Critics were sharply divided on the additional footage. Personally, I thought the additional footage improved the film. It sticks closer to Blatty's original novel, which was both a horror tale and a theological statement. More theology represents itself in the additional scenes with Father Merrin; listen closely, as you will find new meaning in the exorcism itself. Many critics complained about the new ending, saying it disrupted the flow of the film. I couldn't disagree more. A major keystone of Blatty's work has been that the end should show life going on, even after moments of tragedy. That is true of real life, isn't it? So why shouldn't we see life returning to normal at the end of The Exorcist? Seeing Chris keep the medal is a sign of reformation; after denying God throughout the picture, she has finally accepted him; hence redemption. And the comic banter between Kinderman and Dyer helps set up the roots of The Exorcist III.
The premise seems to invite overacting, yet Friedkin and his actors don't allow themselves to be fooled by that old cliché. The acting is realistic and believable. Ellen Burstyn should have won the Oscar for her understated, powerful work in this film. She faced a challenge to keep a consistent tone in this film and she succeeds. Jason Miller was not a professional actor, but in his screen debut, he is brilliant, balancing melancholy and pathos with the best of them. Linda Blair's performance is among the best by a child actor. Max von Sydow was famous for his strong, towering performances but here, he allows us to see another emotion: frailty, both physical and emotional.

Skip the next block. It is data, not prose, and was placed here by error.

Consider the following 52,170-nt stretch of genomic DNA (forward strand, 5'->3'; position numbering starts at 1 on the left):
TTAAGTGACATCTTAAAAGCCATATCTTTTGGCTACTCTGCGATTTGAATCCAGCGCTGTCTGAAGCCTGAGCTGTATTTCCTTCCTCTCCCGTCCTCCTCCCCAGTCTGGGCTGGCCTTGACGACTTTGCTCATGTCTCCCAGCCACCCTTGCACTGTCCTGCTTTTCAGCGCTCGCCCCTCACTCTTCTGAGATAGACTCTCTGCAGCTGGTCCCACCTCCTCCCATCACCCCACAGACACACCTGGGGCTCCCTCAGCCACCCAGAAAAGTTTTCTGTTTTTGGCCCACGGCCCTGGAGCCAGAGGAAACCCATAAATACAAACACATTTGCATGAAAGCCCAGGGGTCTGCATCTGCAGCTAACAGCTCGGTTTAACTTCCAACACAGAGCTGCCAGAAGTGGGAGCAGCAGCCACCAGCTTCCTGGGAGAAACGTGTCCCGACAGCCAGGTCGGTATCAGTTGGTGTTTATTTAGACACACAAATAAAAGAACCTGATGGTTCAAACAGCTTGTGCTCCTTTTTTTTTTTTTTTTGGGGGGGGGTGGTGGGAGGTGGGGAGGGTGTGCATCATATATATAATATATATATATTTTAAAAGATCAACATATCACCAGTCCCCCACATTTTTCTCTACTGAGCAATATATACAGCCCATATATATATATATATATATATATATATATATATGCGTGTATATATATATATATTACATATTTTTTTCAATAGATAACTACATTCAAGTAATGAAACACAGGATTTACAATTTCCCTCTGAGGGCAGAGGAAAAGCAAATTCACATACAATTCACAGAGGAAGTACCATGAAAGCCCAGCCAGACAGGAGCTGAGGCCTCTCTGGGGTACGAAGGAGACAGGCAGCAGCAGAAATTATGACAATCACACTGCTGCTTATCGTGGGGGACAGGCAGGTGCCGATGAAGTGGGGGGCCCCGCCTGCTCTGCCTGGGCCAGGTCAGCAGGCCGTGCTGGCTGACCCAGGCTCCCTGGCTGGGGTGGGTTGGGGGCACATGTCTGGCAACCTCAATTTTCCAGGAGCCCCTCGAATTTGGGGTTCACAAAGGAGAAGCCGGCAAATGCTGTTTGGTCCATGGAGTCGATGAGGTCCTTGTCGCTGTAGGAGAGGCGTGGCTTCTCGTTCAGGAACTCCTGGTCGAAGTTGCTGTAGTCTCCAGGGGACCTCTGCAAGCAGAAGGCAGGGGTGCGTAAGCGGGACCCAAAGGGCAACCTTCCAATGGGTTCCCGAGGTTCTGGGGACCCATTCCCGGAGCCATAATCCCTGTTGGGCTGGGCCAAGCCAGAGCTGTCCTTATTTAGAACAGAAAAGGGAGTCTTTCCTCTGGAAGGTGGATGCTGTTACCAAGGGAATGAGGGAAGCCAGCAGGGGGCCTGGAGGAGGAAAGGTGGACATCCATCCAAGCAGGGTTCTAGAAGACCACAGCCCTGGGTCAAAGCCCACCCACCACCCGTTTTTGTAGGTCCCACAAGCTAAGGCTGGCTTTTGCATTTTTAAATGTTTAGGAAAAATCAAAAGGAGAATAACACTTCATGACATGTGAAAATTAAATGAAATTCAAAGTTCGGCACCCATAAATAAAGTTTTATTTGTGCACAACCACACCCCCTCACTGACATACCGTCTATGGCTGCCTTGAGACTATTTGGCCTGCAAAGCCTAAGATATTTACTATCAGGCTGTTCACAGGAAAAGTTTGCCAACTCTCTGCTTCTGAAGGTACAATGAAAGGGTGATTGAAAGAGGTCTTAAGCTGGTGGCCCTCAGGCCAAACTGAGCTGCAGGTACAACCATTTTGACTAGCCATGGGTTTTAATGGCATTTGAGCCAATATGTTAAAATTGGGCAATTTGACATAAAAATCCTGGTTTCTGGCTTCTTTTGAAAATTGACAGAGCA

William Friedkin's direction is a triumph of subtlety and power. He knew that if he didn't take this material seriously, it would spell disaster. He gets the most out of his actors and also remains faithful to the multiple tones of Blatty's screenplay (and novel). This is the first in Blatty's "Trilogy of Faith," three films that deal directly with religion and the people who have their doubts about whether it exists. All three end with a climatic event that makes believers out of the doubtful. But all three films (which include The Ninth Configuration and The Exorcist III) are intelligent, meditative looks at humanity that transcend their genres and become something other.